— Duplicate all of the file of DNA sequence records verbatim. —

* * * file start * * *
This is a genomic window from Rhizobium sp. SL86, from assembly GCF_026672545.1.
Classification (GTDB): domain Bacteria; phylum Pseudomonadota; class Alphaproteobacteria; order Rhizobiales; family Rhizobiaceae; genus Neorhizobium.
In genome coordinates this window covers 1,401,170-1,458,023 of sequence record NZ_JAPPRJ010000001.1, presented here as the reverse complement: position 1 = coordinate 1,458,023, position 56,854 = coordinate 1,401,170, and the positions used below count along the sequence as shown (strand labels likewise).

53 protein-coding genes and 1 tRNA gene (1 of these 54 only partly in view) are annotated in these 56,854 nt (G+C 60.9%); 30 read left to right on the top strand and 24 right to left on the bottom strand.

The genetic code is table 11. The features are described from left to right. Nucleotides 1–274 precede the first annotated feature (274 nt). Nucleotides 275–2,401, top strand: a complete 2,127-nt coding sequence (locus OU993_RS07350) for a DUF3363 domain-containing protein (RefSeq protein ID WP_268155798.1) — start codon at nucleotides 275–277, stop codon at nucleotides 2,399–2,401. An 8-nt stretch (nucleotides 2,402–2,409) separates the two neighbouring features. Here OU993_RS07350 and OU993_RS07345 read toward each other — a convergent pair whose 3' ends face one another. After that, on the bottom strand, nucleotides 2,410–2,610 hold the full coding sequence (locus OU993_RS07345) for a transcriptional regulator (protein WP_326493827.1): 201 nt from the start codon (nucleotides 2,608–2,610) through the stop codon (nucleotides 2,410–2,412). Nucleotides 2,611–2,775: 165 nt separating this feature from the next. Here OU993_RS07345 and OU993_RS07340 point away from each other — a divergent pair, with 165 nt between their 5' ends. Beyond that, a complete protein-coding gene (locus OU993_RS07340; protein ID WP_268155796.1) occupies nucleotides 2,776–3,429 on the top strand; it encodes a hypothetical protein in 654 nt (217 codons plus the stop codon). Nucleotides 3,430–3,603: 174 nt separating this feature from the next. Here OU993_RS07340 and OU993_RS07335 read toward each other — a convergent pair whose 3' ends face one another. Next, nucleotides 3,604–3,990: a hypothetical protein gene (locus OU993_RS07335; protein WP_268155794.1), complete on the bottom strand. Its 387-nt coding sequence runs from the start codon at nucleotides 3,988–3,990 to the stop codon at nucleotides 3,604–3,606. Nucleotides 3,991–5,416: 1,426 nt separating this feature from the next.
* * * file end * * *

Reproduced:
This is a genomic window from Rhizobium sp. SL86, from assembly GCF_026672545.1.
Classification (GTDB): domain Bacteria; phylum Pseudomonadota; class Alphaproteobacteria; order Rhizobiales; family Rhizobiaceae; genus Neorhizobium.
In genome coordinates this window covers 1,401,170-1,458,023 of sequence record NZ_JAPPRJ010000001.1, presented here as the reverse complement: position 1 = coordinate 1,458,023, position 56,854 = coordinate 1,401,170, and the positions used below count along the sequence as shown (strand labels likewise).

53 protein-coding genes and 1 tRNA gene (1 of these 54 only partly in view) are annotated in these 56,854 nt (G+C 60.9%); 30 read left to right on the top strand and 24 right to left on the bottom strand.

The genetic code is table 11. The features are described from left to right. Nucleotides 1–274 precede the first annotated feature (274 nt). Nucleotides 275–2,401, top strand: a complete 2,127-nt coding sequence (locus OU993_RS07350) for a DUF3363 domain-containing protein (RefSeq protein ID WP_268155798.1) — start codon at nucleotides 275–277, stop codon at nucleotides 2,399–2,401. An 8-nt stretch (nucleotides 2,402–2,409) separates the two neighbouring features. Here OU993_RS07350 and OU993_RS07345 read toward each other — a convergent pair whose 3' ends face one another. After that, on the bottom strand, nucleotides 2,410–2,610 hold the full coding sequence (locus OU993_RS07345) for a transcriptional regulator (protein WP_326493827.1): 201 nt from the start codon (nucleotides 2,608–2,610) through the stop codon (nucleotides 2,410–2,412). Nucleotides 2,611–2,775: 165 nt separating this feature from the next. Here OU993_RS07345 and OU993_RS07340 point away from each other — a divergent pair, with 165 nt between their 5' ends. Beyond that, a complete protein-coding gene (locus OU993_RS07340; protein ID WP_268155796.1) occupies nucleotides 2,776–3,429 on the top strand; it encodes a hypothetical protein in 654 nt (217 codons plus the stop codon). Nucleotides 3,430–3,603: 174 nt separating this feature from the next. Here OU993_RS07340 and OU993_RS07335 read toward each other — a convergent pair whose 3' ends face one another. Next, nucleotides 3,604–3,990: a hypothetical protein gene (locus OU993_RS07335; protein WP_268155794.1), complete on the bottom strand. Its 387-nt coding sequence runs from the start codon at nucleotides 3,988–3,990 to the stop codon at nucleotides 3,604–3,606. Nucleotides 3,991–5,416: 1,426 nt separating this feature from the next.